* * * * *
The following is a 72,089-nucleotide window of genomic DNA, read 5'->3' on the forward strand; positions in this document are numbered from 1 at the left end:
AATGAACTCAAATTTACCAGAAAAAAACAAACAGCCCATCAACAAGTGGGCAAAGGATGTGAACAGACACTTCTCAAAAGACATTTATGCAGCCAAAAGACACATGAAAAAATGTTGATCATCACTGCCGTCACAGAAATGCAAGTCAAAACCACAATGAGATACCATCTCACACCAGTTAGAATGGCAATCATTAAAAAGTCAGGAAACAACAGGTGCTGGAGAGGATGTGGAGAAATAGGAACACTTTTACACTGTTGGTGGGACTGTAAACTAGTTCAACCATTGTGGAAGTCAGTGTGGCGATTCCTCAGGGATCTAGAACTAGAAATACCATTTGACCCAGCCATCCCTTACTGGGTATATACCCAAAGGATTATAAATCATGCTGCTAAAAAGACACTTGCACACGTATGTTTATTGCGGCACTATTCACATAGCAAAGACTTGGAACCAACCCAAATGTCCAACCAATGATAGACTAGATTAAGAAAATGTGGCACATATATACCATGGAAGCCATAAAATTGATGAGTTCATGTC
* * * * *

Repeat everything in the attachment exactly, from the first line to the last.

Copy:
The following is a 72,089-nucleotide window of genomic DNA, read 5'->3' on the forward strand; positions in this document are numbered from 1 at the left end:
AATGAACTCAAATTTACCAGAAAAAAACAAACAGCCCATCAACAAGTGGGCAAAGGATGTGAACAGACACTTCTCAAAAGACATTTATGCAGCCAAAAGACACATGAAAAAATGTTGATCATCACTGCCGTCACAGAAATGCAAGTCAAAACCACAATGAGATACCATCTCACACCAGTTAGAATGGCAATCATTAAAAAGTCAGGAAACAACAGGTGCTGGAGAGGATGTGGAGAAATAGGAACACTTTTACACTGTTGGTGGGACTGTAAACTAGTTCAACCATTGTGGAAGTCAGTGTGGCGATTCCTCAGGGATCTAGAACTAGAAATACCATTTGACCCAGCCATCCCTTACTGGGTATATACCCAAAGGATTATAAATCATGCTGCTAAAAAGACACTTGCACACGTATGTTTATTGCGGCACTATTCACATAGCAAAGACTTGGAACCAACCCAAATGTCCAACCAATGATAGACTAGATTAAGAAAATGTGGCACATATATACCATGGAAGCCATAAAATTGATGAGTTCATGTC